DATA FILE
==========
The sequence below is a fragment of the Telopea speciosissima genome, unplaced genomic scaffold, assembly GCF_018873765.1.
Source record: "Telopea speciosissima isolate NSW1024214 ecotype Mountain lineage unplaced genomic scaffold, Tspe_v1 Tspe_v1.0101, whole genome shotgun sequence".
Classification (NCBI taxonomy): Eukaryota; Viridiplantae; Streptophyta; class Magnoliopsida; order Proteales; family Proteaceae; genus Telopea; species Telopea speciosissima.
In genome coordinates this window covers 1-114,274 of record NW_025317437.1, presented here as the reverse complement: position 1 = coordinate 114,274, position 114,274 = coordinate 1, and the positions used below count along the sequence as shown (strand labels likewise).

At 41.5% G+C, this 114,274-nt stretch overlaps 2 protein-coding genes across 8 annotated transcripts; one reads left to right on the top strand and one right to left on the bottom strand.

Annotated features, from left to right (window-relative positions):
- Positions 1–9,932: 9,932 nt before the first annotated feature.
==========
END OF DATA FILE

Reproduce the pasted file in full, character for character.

The sequence below is a fragment of the Telopea speciosissima genome, unplaced genomic scaffold, assembly GCF_018873765.1.
Source record: "Telopea speciosissima isolate NSW1024214 ecotype Mountain lineage unplaced genomic scaffold, Tspe_v1 Tspe_v1.0101, whole genome shotgun sequence".
Classification (NCBI taxonomy): Eukaryota; Viridiplantae; Streptophyta; class Magnoliopsida; order Proteales; family Proteaceae; genus Telopea; species Telopea speciosissima.
In genome coordinates this window covers 1-114,274 of record NW_025317437.1, presented here as the reverse complement: position 1 = coordinate 114,274, position 114,274 = coordinate 1, and the positions used below count along the sequence as shown (strand labels likewise).

At 41.5% G+C, this 114,274-nt stretch overlaps 2 protein-coding genes across 8 annotated transcripts; one reads left to right on the top strand and one right to left on the bottom strand.

Annotated features, from left to right (window-relative positions):
- Positions 1–9,932: 9,932 nt before the first annotated feature.